Less than two years into running a medical marijuana operation in Illinois, Quad-City businessman Matt Stern now has his sights set on Iowa’s budding cannabis program.

Although the state is not yet accepting applications for dispensary licenses, Stern, who owns Nature’s Treatment of Illinois, a cannabis retail shop in Milan, wants to open up a second location in Iowa.

“We’re definitely going to apply for one of the dispensaries,” he said Tuesday. “I’d like to get the Iowa side of the Quad-Cities and be ready for the future.”

The Iowa Department of Public Health will open the bidding process in January, with the goal of awarding licenses to as many as five dispensaries in different parts of the state by April. The state also will choose up to two manufacturers before that deadline. The application fees are $7,500 for manufacturers and $5,000 for dispensaries.

Those selected must begin supplying product no later than Dec. 1, 2018.

Iowa’s newly expanded law, which took effect May 12, allows license holders to produce and sell cannabidiol, or CBD, that has a tetrahydrocannabinol, or THC, content of up to 3 percent.

THC is the plant’s main psychoactive component that creates a “high.”

Stern, whose business carries CBD oil-based products, including mints and gummies, with varying levels of THC, said Iowa will need to loosen its THC cap for the program to succeed.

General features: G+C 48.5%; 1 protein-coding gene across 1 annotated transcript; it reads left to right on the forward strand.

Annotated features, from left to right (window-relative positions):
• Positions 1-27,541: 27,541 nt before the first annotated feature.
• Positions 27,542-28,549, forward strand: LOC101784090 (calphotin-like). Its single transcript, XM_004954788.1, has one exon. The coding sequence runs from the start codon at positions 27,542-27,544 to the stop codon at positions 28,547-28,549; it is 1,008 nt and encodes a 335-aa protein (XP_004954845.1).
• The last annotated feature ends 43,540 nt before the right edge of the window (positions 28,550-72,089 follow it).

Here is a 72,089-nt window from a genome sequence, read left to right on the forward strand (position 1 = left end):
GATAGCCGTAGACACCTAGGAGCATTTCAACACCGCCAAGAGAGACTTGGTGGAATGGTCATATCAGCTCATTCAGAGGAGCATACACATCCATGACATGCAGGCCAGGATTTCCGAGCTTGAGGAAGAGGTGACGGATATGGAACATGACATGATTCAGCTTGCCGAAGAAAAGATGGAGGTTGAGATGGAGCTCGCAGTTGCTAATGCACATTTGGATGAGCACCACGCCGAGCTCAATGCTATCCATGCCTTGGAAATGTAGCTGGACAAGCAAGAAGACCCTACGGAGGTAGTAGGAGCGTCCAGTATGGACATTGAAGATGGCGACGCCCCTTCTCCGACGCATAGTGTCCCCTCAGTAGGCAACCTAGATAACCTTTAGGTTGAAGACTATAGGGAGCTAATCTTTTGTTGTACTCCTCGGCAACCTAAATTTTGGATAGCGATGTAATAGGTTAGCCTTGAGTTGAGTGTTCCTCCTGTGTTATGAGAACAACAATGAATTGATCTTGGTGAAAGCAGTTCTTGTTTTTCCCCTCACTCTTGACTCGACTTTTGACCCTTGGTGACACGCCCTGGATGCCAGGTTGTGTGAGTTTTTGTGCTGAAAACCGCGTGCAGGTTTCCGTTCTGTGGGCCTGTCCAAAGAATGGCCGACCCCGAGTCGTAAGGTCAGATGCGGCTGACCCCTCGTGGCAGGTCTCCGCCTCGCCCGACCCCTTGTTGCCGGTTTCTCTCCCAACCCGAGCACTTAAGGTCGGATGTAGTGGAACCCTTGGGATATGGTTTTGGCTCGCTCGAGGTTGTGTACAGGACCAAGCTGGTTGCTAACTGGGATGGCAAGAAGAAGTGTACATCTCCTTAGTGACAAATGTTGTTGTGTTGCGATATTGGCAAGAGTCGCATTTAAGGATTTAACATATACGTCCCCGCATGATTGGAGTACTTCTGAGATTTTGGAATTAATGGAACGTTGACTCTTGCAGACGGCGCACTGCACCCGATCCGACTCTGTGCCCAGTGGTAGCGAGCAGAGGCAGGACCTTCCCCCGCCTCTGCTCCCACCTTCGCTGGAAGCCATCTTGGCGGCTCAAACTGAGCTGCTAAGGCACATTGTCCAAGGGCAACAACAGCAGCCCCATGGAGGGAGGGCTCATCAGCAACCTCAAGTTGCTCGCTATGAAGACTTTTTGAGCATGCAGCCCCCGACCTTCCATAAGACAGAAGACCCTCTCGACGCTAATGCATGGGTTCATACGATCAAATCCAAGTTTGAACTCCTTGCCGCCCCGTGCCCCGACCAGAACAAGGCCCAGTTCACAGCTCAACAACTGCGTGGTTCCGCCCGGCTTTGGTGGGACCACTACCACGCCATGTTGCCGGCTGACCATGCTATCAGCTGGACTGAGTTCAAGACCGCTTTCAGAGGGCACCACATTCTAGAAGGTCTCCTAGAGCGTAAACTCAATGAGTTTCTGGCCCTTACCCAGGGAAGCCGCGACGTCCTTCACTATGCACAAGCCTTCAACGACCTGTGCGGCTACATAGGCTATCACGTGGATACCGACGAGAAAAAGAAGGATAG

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CBD

A collection of cannabidiol products sold at Nature's Treatment of Illinois in Milan, a medical marijuana dispensary in Milan. 

“CBD with 3 percent THC is virtually just CBD,” said Stern, whose dispensary, one of 53 in Illinois, serves about 425 patients. “I don’t think it will be very profitable at all with that limited product, but I think the state will change their offerings as they get more mature and understand things a bit more.”

Before Iowa’s Medical Cannabidiol Act, only patients with epilepsy were granted access to the drug. The new regulation will expand access to nine more conditions:

• Cancer

• Multiple sclerosis (MS)

• Seizures

• AIDS or HIV

• Crohn’s disease

• Amyotrophic lateral sclerosis (ALS)

• Terminal illnesses with a life expectancy of less than one year

• Parkinson’s disease

• Untreatable pain

As of Tuesday, 114 patients and caregivers in Iowa had received their cannabidiol cards, according to the Department of Transportation, the agency that issues the permits.

Meanwhile, there are 21 individuals with active cards in Scott County, more than any other county besides Polk, which also has 21, the DOT reports.

Moving forward, Stern said he is confident about his chances of winning one of Iowa's dispensary licenses.

"We're just more qualified than somebody who has no expertise in the area," he said, noting he is willing to partner with someone in Iowa if that's what it takes. "I think it would be wise to weigh our application a lot heavier."

To maintain a consistent brand, Stern would call his new business, Nature's Treatment of Iowa. 

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Jack Cullen is a reporter uncovering offbeat stories about people and places in the Quad-City area.